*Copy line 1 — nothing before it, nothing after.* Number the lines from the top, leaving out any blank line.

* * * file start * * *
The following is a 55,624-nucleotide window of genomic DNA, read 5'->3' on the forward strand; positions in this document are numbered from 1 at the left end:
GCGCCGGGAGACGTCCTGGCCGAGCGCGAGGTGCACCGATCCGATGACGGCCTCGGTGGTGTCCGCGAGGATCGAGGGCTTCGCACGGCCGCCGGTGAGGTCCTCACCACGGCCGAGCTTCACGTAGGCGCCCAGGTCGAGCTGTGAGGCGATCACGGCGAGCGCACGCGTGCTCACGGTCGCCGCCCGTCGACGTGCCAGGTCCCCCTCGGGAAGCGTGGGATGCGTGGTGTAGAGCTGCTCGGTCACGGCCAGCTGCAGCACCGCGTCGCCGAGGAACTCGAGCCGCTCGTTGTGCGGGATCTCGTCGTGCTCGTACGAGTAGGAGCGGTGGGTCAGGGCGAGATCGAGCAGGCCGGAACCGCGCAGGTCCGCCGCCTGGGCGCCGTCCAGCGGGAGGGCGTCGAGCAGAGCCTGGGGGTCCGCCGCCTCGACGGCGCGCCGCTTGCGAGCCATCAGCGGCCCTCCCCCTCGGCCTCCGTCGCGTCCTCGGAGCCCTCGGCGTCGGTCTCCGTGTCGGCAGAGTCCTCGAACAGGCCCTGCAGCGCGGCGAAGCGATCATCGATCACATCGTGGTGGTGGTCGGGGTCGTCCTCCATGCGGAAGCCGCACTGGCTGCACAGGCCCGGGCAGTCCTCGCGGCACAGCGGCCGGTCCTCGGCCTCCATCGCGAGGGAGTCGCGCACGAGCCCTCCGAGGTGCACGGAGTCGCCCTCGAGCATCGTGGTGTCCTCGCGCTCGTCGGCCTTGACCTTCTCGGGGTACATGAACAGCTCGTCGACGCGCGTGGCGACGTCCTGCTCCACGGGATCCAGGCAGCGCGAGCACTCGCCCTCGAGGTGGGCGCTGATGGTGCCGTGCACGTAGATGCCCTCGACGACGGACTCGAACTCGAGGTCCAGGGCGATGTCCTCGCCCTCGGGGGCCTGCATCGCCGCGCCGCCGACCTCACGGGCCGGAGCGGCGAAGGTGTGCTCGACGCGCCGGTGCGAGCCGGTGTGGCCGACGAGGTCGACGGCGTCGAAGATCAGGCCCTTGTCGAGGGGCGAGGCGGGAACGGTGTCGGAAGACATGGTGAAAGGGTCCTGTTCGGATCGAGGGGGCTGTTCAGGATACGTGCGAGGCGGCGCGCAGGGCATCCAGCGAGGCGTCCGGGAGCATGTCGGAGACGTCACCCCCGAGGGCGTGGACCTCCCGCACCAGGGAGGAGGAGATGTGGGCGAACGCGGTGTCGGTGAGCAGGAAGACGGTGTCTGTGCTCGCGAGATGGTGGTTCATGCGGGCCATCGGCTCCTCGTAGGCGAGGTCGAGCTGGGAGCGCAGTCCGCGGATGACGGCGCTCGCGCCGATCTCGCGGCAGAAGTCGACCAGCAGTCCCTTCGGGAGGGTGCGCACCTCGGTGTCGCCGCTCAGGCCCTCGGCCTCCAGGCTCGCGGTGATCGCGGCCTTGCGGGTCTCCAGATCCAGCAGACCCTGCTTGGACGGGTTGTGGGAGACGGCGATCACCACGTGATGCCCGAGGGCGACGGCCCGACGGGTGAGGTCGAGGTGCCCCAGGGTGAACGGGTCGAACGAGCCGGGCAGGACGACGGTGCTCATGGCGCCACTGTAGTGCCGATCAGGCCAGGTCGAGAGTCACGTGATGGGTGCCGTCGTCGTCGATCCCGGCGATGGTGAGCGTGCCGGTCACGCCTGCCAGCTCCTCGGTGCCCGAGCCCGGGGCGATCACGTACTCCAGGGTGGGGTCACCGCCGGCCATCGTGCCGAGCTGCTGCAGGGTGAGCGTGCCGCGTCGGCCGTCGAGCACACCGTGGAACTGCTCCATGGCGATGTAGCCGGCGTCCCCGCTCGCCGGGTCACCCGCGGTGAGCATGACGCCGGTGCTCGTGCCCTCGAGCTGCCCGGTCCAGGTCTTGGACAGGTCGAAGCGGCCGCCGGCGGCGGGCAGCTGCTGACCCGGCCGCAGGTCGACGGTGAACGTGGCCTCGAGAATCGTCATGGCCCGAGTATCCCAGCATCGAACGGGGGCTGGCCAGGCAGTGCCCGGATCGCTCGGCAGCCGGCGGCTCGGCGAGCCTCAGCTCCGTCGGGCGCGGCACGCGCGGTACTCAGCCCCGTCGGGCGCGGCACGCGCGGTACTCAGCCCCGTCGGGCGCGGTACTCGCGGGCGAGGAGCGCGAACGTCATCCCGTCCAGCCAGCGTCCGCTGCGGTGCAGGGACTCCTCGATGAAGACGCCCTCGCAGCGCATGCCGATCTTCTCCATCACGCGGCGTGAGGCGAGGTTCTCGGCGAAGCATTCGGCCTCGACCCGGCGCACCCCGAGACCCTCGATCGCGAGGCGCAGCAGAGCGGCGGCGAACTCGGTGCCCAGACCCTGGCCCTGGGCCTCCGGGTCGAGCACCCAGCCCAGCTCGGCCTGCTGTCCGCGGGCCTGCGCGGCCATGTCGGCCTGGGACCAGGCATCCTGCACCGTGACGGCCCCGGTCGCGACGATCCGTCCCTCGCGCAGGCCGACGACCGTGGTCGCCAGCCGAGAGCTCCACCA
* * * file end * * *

The following is a 55,624-nucleotide window of genomic DNA, read 5'->3' on the forward strand; positions in this document are numbered from 1 at the left end: